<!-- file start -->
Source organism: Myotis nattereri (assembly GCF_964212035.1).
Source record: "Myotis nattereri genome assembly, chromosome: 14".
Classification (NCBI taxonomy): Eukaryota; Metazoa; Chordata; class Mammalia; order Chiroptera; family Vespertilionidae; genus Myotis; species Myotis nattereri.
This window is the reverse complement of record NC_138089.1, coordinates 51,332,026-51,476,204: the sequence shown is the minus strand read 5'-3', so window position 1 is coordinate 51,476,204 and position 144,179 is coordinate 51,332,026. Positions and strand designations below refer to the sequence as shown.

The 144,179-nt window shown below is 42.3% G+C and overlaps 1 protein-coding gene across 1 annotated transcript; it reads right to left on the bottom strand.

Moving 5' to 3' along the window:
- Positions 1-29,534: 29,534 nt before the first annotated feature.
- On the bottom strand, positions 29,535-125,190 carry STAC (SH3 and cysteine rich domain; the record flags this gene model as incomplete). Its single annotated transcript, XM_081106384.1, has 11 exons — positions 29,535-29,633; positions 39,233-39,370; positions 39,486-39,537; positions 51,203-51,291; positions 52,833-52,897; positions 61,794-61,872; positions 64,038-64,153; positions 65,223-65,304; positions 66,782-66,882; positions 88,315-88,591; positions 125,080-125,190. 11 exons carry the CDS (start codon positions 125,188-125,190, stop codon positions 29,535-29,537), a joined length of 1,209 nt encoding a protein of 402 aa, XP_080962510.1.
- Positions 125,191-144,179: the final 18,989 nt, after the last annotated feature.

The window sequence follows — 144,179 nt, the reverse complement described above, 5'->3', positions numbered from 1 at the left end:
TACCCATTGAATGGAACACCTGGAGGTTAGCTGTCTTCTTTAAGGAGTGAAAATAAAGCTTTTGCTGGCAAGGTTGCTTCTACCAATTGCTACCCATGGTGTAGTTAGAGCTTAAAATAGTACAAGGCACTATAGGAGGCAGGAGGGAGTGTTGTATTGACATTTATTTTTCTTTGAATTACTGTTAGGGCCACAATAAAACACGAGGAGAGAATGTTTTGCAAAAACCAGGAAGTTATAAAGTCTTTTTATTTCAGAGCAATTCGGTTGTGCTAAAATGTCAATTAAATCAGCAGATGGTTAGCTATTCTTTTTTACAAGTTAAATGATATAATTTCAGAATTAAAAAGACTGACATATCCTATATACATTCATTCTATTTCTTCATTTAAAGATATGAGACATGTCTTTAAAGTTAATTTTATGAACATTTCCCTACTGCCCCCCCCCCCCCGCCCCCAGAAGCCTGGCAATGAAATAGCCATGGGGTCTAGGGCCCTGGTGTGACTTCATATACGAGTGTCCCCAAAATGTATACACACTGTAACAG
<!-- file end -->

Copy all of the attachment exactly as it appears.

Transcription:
Source organism: Myotis nattereri (assembly GCF_964212035.1).
Source record: "Myotis nattereri genome assembly, chromosome: 14".
Classification (NCBI taxonomy): Eukaryota; Metazoa; Chordata; class Mammalia; order Chiroptera; family Vespertilionidae; genus Myotis; species Myotis nattereri.
This window is the reverse complement of record NC_138089.1, coordinates 51,332,026-51,476,204: the sequence shown is the minus strand read 5'-3', so window position 1 is coordinate 51,476,204 and position 144,179 is coordinate 51,332,026. Positions and strand designations below refer to the sequence as shown.

The 144,179-nt window shown below is 42.3% G+C and overlaps 1 protein-coding gene across 1 annotated transcript; it reads right to left on the bottom strand.

Moving 5' to 3' along the window:
- Positions 1-29,534: 29,534 nt before the first annotated feature.
- On the bottom strand, positions 29,535-125,190 carry STAC (SH3 and cysteine rich domain; the record flags this gene model as incomplete). Its single annotated transcript, XM_081106384.1, has 11 exons — positions 29,535-29,633; positions 39,233-39,370; positions 39,486-39,537; positions 51,203-51,291; positions 52,833-52,897; positions 61,794-61,872; positions 64,038-64,153; positions 65,223-65,304; positions 66,782-66,882; positions 88,315-88,591; positions 125,080-125,190. 11 exons carry the CDS (start codon positions 125,188-125,190, stop codon positions 29,535-29,537), a joined length of 1,209 nt encoding a protein of 402 aa, XP_080962510.1.
- Positions 125,191-144,179: the final 18,989 nt, after the last annotated feature.

The window sequence follows — 144,179 nt, the reverse complement described above, 5'->3', positions numbered from 1 at the left end:
TACCCATTGAATGGAACACCTGGAGGTTAGCTGTCTTCTTTAAGGAGTGAAAATAAAGCTTTTGCTGGCAAGGTTGCTTCTACCAATTGCTACCCATGGTGTAGTTAGAGCTTAAAATAGTACAAGGCACTATAGGAGGCAGGAGGGAGTGTTGTATTGACATTTATTTTTCTTTGAATTACTGTTAGGGCCACAATAAAACACGAGGAGAGAATGTTTTGCAAAAACCAGGAAGTTATAAAGTCTTTTTATTTCAGAGCAATTCGGTTGTGCTAAAATGTCAATTAAATCAGCAGATGGTTAGCTATTCTTTTTTACAAGTTAAATGATATAATTTCAGAATTAAAAAGACTGACATATCCTATATACATTCATTCTATTTCTTCATTTAAAGATATGAGACATGTCTTTAAAGTTAATTTTATGAACATTTCCCTACTGCCCCCCCCCCCCCGCCCCCAGAAGCCTGGCAATGAAATAGCCATGGGGTCTAGGGCCCTGGTGTGACTTCATATACGAGTGTCCCCAAAATGTATACACACTGTAACAG